SafePlace is proud to offer services to survivors of sexual and domestic violence in our community. Our programs are provided under the structure of Residential and Community Services.
Our Residential Services includes our 28-bed shelter, where survivors receive basic needs of safe community housing and food, safety planning, long-term housing advocacy, and support with legal issues. Also included is our children’s program, for our youngest shelter residents. The Children’s Program provides age-appropriate emotional support, safety planning for child and parent, non-violent play activities and parenting support. The third component of our Residential Services includes our 24-hour help line. Trained advocates and volunteers provide callers with information and advocacy, anytime, day or night, with domestic violence and sexual assault crisis needs, as well as follow-up support. The help line is the main entry point for people into our shelter.
Our Community Services Program includes drop-in, multi-lingual advocacy two days a week at our public Community Services office. Additionally it includes our 24-hour sexual assault response program, facilitated community support groups (1 sexual assault, 2 domestic violence, 2 Spanish-speaking and 1 Asian Women’s group), where participants grieve, process, and heal. Finally, our legal advocacy services are also offered to ensure that the survivor’s interests and rights are presented in court, and twice monthly free legal clinics are hosted in partnership with Thurston County Volunteer Legal Services.
Recent Successes and Current Challenges
2011 was an exciting year for SafePlace. In addition to celebrating 30 years of service in the community by serving ever more sexual and domestic violence survivors, we were also the proud recipients of one of six 3-year federal grants throughout the nation to establish best practices in working with sexual assault survivors. This grant not only allows SafePlace to provide more and better services to survivors of assault, but the programs and strategies we create will be replicated in similar agencies across the United States. This vote of confidence from the Office of Violence Against Women reflects on the high quality service delivery SafePlace has offered over the past 30 years. We are honored by this award, and excited to implement the project in 2012.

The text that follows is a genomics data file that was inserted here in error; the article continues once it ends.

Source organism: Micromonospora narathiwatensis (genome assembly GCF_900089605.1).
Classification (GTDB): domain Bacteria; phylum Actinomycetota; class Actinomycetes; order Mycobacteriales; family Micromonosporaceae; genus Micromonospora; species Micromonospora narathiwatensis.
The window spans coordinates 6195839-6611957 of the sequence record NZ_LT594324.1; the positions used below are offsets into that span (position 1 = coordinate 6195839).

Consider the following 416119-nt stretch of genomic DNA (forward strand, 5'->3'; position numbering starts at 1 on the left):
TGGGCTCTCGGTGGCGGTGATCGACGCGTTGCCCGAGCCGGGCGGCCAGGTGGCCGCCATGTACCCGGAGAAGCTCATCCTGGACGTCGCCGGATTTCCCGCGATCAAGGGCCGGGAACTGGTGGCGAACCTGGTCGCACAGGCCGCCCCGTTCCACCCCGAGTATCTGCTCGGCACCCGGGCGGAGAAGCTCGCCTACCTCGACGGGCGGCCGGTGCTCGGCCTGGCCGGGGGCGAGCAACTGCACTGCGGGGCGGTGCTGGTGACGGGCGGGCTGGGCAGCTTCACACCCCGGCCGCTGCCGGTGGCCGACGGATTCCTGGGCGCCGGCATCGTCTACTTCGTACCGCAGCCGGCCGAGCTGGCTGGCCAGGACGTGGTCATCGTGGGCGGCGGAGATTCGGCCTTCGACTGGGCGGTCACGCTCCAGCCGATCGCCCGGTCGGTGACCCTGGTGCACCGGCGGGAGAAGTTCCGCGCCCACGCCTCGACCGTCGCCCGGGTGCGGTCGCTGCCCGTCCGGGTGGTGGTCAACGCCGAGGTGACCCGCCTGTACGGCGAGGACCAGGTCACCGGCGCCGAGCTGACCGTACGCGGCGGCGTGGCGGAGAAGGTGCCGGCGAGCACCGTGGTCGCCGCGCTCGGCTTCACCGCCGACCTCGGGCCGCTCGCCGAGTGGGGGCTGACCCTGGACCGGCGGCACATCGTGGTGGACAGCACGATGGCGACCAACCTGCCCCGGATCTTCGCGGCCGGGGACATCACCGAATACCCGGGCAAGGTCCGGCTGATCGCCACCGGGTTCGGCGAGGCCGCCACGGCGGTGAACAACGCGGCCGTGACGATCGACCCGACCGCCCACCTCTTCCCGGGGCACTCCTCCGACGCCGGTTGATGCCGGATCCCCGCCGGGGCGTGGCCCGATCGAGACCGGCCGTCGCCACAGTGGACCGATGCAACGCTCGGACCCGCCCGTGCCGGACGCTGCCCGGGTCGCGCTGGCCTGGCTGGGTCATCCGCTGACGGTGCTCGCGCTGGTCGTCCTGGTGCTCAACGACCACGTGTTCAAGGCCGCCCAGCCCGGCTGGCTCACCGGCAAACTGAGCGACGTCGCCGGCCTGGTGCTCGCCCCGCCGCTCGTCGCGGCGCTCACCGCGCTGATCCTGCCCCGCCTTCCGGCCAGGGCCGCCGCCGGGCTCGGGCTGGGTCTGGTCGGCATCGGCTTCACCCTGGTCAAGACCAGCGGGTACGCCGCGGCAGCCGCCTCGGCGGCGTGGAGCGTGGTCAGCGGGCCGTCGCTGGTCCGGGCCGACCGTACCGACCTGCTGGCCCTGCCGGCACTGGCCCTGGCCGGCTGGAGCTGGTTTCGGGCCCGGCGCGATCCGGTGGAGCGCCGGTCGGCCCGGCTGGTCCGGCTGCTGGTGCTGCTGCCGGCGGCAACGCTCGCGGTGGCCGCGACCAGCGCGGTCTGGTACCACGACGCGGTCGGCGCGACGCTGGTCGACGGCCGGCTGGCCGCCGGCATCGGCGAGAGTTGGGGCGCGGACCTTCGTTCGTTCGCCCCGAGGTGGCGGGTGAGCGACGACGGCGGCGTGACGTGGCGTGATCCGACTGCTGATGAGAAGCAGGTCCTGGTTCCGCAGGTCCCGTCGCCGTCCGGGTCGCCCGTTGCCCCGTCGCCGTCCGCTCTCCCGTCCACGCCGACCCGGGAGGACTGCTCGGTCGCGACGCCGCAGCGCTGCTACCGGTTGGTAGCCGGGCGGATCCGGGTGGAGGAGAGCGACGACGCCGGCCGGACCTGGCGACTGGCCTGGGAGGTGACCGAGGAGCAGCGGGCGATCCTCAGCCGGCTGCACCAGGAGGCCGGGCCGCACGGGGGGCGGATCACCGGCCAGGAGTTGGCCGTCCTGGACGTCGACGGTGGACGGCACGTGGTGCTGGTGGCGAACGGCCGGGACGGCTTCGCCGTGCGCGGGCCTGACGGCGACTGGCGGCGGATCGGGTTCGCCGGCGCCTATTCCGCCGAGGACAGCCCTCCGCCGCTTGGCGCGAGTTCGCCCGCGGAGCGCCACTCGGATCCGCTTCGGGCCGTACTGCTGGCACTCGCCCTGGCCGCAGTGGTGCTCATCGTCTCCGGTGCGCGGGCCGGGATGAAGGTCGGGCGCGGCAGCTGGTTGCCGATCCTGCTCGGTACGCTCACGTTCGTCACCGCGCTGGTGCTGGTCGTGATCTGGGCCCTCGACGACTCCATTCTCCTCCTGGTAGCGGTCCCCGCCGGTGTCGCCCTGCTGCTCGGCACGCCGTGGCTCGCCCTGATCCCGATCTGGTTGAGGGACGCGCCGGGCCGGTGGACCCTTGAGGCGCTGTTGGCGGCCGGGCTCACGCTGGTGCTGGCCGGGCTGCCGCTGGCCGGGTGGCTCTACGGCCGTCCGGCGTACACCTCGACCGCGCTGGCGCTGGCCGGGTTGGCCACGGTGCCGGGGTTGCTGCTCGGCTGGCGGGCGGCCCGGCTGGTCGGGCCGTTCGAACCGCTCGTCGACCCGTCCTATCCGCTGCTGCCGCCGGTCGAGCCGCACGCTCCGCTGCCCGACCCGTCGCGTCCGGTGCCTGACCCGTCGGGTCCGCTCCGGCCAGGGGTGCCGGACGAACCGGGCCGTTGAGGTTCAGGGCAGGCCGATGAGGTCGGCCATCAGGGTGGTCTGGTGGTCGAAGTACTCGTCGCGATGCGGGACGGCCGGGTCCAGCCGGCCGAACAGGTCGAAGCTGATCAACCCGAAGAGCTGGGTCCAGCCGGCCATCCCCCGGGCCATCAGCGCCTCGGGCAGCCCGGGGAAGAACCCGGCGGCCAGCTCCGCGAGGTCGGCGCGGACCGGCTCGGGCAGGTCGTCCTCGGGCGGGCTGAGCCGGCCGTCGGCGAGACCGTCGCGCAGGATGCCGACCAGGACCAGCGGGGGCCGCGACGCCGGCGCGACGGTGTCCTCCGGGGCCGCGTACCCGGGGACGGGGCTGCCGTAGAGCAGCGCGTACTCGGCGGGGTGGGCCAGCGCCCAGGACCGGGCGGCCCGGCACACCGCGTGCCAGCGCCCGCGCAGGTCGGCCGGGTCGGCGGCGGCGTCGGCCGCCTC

SafePlace is not without challenges. One of the most troubling needs we face is that of accessing long-term or transitional housing for our shelter clients. Of the 150 families that exited our shelter in 2011, only 11% went on to a secure, permanent place to live. Of those who did not move to permanent homes, some went to other emergency shelters, others found family or friends to reside with temporarily, and sadly, some survivors went back to the abusive homes they escaped from or to the streets. SafePlace has identified this as a major issue need for those we serve, and is working to better identify ways to help our residential clients find secure, safe places to reside upon leaving the shelter.